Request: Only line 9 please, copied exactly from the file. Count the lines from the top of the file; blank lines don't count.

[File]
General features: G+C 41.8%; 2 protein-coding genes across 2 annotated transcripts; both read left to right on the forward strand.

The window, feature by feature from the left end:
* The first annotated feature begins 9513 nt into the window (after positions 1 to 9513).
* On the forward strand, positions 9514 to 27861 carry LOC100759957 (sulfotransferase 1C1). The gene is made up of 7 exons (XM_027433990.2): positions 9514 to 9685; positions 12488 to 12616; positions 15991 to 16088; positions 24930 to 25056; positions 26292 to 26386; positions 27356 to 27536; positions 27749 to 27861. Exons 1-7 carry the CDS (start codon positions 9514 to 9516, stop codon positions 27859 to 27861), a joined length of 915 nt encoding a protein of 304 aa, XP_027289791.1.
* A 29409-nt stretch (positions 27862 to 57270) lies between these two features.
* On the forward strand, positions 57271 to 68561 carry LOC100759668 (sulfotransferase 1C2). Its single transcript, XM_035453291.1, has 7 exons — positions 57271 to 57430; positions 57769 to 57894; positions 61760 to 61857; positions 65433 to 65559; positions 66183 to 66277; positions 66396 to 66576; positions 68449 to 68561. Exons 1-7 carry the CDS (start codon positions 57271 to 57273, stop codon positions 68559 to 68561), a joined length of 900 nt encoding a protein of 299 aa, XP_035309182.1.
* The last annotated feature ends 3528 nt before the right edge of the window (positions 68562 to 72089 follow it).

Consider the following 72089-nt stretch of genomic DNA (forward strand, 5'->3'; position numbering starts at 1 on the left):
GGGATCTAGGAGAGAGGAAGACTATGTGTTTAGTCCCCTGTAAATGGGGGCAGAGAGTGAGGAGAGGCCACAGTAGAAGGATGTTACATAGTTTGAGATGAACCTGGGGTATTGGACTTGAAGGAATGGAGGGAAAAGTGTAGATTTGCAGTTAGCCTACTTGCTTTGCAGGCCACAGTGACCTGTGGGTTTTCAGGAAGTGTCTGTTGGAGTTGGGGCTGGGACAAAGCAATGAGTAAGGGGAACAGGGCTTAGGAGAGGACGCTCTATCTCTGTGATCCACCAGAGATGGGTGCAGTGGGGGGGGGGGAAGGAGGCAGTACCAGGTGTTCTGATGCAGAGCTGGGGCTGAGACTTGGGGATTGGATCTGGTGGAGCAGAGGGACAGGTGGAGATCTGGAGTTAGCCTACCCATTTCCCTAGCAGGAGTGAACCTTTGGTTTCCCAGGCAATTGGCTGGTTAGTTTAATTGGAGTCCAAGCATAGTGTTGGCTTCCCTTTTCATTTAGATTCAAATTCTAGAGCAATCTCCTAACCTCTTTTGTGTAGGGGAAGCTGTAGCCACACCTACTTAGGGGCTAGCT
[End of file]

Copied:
GGGATCTAGGAGAGAGGAAGACTATGTGTTTAGTCCCCTGTAAATGGGGGCAGAGAGTGAGGAGAGGCCACAGTAGAAGGATGTTACATAGTTTGAGATGAACCTGGGGTATTGGACTTGAAGGAATGGAGGGAAAAGTGTAGATTTGCAGTTAGCCTACTTGCTTTGCAGGCCACAGTGACCTGTGGGTTTTCAGGAAGTGTCTGTTGGAGTTGGGGCTGGGACAAAGCAATGAGTAAGGGGAACAGGGCTTAGGAGAGGACGCTCTATCTCTGTGATCCACCAGAGATGGGTGCAGTGGGGGGGGGGGAAGGAGGCAGTACCAGGTGTTCTGATGCAGAGCTGGGGCTGAGACTTGGGGATTGGATCTGGTGGAGCAGAGGGACAGGTGGAGATCTGGAGTTAGCCTACCCATTTCCCTAGCAGGAGTGAACCTTTGGTTTCCCAGGCAATTGGCTGGTTAGTTTAATTGGAGTCCAAGCATAGTGTTGGCTTCCCTTTTCATTTAGATTCAAATTCTAGAGCAATCTCCTAACCTCTTTTGTGTAGGGGAAGCTGTAGCCACACCTACTTAGGGGCTAGCT